Morgan G. Ames draws on training in anthropology, communication, and computer science to research the ways we make sense of new technologies in our everyday lives. She is finishing her PhD in Stanford University’s Department of Communication in spring 2013 and is a former National Science Foundation graduate fellow.
Morgan’s current research focuses on the role of mythology in the design and use of technology. She is investigating the social meanings of the One Laptop Per Child project, tracing its intellectual history at MIT and assessing its deployments across the Americas. She spent six months in 2010 conducting ethnographic fieldwork in Paraguay, and is also involved with OLPC research initiatives in Perú, Uruguay, Haiti, Australia, and Birmingham, Alabama.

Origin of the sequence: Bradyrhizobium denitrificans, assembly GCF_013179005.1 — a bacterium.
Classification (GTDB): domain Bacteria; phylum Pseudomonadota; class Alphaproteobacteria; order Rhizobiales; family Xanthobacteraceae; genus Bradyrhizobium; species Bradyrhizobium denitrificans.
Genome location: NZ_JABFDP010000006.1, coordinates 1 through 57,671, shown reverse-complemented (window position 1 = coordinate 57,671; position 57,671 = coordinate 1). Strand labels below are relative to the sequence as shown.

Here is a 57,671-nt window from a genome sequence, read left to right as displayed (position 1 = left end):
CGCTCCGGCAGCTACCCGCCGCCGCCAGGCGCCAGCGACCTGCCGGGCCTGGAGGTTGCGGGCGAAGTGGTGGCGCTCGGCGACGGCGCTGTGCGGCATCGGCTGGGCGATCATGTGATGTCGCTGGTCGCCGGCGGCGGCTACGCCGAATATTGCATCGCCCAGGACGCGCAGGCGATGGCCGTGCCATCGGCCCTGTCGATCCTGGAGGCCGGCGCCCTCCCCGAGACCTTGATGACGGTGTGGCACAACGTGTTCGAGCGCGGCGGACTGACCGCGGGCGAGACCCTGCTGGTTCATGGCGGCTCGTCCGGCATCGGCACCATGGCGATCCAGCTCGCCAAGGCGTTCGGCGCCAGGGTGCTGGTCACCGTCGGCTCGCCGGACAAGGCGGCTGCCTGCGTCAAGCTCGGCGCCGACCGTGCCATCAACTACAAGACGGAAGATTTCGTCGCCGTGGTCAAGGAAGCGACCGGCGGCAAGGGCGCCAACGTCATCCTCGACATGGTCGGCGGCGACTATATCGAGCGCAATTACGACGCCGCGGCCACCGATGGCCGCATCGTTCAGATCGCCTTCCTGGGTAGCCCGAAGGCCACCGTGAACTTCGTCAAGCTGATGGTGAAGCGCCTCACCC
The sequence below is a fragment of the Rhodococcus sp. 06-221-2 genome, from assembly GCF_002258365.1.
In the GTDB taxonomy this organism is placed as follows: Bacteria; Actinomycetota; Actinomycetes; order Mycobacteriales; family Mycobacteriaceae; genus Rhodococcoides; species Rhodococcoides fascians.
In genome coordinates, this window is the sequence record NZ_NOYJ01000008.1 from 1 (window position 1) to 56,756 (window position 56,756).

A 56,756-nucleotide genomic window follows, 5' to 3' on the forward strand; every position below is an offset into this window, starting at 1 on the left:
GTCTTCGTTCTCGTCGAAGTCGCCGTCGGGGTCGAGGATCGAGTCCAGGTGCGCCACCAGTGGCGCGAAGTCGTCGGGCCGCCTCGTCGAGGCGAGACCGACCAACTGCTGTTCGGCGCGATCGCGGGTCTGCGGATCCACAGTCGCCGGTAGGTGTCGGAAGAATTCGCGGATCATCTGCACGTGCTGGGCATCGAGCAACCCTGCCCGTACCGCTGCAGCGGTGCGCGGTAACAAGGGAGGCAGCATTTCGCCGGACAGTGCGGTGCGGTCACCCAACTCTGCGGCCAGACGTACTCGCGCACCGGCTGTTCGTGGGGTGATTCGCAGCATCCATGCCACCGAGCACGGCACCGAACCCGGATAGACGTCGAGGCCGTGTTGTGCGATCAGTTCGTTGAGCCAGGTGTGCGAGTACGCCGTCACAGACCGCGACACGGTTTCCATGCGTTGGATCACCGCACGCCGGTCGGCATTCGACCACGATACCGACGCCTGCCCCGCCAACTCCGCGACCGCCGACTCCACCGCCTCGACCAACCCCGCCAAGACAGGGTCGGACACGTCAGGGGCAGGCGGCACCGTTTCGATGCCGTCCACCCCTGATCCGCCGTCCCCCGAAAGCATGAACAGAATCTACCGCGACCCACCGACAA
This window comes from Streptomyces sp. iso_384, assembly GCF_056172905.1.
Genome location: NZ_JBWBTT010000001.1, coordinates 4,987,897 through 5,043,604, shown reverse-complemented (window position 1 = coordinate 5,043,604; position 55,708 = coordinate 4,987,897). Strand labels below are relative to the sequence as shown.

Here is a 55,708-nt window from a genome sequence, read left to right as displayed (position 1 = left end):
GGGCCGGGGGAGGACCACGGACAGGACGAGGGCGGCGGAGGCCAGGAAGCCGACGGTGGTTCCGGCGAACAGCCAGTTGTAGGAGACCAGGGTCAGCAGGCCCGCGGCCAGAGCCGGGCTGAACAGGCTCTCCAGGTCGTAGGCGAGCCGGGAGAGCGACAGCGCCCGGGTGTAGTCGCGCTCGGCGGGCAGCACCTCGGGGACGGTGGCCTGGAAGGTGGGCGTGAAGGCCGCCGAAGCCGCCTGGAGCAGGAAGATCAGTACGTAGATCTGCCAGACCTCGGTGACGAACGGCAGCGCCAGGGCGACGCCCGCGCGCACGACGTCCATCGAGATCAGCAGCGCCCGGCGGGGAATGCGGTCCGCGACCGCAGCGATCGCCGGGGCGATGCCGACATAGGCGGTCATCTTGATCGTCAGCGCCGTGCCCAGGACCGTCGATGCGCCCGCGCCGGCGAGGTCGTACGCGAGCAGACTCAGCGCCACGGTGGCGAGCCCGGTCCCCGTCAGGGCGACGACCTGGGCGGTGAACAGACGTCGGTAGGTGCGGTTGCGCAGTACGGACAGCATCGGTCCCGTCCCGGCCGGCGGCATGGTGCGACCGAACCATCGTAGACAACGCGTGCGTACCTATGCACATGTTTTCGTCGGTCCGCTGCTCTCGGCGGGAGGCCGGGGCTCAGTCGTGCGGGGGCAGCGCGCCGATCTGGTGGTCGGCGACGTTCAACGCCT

Morgan’s doctoral work was advised by Professor Fred Turner at Stanford, and she also completed the requirements for a PhD minor in anthropology. She earned a bachelor’s degree in computer science from UC Berkeley in spring 2004 and a Master’s degree in information science from UC Berkeley in spring 2006.